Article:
The depiction of America on Martin Waldseemüller’s world map from 1507—Humanistic geography in the service of political propaganda

Cogent Arts & Humanities. 2016;3(1) DOI 10.1080/23311983.2016.1152785

 

Journal Homepage

Journal Title: Cogent Arts & Humanities

ISSN: 2331-1983 (Online)

Publisher: Taylor & Francis Group

LCC Subject Category: Fine Arts: Arts in general | General Works: History of scholarship and learning. The humanities

Country of publisher: United Kingdom

Language of fulltext: English

Full-text formats available: PDF, HTML, XML

 

AUTHORS

Martin Lehmann (Albert-Ludwigs-Universitat Freiburg)

EDITORIAL INFORMATION

Blind peer review

Editorial Board

Instructions for authors

Time From Submission to Publication: 11 weeks

 

Abstract | Full Text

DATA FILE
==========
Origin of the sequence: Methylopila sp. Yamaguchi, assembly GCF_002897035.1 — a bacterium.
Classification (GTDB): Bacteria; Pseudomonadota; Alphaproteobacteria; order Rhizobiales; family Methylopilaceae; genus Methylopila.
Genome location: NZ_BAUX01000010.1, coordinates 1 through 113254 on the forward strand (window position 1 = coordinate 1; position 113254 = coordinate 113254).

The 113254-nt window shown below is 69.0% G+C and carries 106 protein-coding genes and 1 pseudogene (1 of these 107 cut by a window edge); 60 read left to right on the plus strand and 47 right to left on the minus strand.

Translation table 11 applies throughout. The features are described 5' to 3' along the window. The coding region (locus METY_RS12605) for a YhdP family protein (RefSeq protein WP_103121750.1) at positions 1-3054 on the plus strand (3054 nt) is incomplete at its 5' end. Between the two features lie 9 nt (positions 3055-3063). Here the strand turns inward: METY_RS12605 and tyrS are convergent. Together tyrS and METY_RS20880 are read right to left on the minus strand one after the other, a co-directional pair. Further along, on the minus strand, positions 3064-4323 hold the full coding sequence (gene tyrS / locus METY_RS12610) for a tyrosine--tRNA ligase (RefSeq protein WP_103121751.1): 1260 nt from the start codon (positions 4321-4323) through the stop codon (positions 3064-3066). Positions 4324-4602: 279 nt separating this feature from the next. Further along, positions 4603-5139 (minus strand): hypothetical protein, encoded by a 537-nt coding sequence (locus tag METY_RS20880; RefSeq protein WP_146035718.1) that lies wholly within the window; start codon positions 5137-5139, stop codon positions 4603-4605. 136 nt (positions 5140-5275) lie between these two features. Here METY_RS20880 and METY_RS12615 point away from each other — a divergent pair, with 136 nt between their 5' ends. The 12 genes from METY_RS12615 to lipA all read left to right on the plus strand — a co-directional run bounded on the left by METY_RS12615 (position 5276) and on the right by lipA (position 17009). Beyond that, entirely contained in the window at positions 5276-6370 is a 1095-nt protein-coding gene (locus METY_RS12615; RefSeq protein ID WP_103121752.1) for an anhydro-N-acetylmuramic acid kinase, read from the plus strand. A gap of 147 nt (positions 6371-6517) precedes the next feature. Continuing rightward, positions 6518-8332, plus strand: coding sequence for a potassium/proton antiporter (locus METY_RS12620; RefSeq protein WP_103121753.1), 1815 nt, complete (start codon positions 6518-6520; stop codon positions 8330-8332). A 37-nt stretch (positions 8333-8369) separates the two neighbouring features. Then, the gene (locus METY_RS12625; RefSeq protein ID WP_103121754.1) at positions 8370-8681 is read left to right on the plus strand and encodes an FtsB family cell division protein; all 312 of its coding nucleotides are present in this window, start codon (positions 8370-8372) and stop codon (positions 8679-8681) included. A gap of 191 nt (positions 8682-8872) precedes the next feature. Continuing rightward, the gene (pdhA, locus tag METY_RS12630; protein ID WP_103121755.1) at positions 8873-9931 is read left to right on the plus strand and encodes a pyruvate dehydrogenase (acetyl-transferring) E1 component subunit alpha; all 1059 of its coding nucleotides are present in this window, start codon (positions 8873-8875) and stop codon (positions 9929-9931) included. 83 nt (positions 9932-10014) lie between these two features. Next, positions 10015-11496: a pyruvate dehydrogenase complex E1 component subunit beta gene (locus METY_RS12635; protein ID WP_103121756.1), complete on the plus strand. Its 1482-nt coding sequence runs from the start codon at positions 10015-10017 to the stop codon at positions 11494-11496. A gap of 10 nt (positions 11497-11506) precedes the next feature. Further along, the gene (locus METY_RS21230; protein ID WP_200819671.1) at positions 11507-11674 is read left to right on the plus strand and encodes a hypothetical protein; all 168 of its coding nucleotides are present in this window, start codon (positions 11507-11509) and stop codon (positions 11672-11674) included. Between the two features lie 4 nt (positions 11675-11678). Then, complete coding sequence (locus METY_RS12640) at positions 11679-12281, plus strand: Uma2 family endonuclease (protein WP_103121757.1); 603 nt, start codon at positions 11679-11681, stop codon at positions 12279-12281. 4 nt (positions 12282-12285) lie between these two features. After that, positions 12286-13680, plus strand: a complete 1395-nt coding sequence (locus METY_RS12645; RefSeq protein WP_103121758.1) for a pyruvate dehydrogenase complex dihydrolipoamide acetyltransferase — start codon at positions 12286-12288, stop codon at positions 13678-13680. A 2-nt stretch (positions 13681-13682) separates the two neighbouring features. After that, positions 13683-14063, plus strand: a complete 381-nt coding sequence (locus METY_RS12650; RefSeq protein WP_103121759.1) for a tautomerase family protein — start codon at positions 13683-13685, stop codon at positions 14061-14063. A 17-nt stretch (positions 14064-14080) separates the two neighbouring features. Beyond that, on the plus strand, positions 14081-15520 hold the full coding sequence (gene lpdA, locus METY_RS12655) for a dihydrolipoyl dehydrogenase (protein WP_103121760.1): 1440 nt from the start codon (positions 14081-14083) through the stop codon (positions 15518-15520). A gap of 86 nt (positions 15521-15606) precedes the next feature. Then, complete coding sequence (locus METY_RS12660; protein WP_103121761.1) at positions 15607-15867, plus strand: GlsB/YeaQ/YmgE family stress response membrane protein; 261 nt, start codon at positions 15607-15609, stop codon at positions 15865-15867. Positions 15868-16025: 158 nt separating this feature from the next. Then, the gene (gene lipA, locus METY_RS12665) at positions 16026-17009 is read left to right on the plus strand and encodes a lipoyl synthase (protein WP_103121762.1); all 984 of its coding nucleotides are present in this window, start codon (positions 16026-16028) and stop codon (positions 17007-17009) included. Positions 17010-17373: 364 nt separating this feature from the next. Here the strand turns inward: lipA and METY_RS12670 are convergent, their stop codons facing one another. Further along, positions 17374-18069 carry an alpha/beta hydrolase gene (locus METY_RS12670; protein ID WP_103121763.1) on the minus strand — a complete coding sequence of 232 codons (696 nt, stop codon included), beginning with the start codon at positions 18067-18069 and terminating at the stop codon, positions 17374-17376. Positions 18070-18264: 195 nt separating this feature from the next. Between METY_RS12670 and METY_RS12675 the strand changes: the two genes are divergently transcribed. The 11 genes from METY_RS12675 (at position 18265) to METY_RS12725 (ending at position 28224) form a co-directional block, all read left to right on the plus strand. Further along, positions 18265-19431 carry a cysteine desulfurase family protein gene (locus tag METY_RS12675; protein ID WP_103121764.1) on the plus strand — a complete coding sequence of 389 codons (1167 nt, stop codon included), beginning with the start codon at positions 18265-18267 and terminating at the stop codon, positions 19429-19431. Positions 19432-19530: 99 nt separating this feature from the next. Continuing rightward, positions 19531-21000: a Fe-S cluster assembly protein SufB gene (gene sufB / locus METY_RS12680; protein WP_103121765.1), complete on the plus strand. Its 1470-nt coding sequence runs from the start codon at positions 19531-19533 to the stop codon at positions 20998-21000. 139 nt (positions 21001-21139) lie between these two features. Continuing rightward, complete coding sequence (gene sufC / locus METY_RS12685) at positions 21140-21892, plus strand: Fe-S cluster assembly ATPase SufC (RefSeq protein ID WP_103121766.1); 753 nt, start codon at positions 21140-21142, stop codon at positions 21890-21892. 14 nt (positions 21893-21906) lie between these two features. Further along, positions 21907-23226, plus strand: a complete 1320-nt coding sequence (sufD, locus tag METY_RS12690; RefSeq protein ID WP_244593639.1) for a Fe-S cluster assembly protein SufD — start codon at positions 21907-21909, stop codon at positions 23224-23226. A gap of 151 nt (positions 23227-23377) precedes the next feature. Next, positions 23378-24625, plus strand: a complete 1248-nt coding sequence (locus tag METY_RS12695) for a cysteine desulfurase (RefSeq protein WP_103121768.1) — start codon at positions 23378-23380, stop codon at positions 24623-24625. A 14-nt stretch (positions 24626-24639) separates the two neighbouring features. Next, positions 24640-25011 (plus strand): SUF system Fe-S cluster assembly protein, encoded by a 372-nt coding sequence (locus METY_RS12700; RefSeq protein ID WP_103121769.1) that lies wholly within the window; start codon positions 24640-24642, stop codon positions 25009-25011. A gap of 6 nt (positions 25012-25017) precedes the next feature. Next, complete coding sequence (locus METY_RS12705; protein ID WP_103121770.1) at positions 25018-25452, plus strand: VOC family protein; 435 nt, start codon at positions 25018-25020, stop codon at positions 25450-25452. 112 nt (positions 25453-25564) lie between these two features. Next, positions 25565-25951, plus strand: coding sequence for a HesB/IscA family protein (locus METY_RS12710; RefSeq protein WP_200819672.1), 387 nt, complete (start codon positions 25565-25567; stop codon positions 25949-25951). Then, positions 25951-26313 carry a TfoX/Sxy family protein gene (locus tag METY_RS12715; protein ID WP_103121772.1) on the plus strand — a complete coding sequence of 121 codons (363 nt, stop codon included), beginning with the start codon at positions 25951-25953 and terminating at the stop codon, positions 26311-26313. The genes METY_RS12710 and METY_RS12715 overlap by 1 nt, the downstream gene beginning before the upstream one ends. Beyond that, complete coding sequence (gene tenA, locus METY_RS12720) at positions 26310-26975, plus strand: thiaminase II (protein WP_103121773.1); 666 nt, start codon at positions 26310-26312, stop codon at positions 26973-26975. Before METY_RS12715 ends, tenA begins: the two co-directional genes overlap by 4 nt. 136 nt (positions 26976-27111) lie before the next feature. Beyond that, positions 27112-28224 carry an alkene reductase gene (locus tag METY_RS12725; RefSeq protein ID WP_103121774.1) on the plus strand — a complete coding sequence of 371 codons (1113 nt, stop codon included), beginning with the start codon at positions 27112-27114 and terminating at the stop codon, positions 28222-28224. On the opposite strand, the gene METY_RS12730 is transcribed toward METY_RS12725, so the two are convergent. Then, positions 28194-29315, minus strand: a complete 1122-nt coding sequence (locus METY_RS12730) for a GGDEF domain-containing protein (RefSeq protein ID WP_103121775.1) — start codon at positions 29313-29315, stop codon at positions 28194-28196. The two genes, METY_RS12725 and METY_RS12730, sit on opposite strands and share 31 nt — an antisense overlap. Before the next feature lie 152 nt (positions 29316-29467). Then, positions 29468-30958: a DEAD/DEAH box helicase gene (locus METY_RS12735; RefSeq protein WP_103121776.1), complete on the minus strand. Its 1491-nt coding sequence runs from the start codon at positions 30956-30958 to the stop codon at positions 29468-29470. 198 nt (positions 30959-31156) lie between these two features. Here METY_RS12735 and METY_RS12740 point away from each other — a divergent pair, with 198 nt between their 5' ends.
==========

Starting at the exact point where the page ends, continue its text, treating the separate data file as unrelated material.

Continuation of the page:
This paper demonstrates that the depiction of America on Waldseemüller’s world map of 1507, regardless of its apparently modern depiction, was not a rendering based primarily on geographical knowledge of new discoveries across the Atlantic Ocean. On the contrary, this depiction of America should instead be considered to have been much more influenced by the extremely powerful political and economic interests of the Portuguese Crown and the southern German-trading houses in the impending conflict with the Spanish royal family over supremacy in the spice trade with India. After having demonstrated that this map’s depiction of America, which based on an insular conception, neither corresponded to contemporary ideas nor was verifiable in any way at the beginning of the sixteenth century in the European cultural sphere, the map itself will serve—in a way that has not yet been employed in research related to Waldseemüller’s world map—to illustrate the extent to which this supposedly groundbreaking depiction was capable of serving the political and economic interests of the Portuguese and those of the southern German merchant houses in equal measure.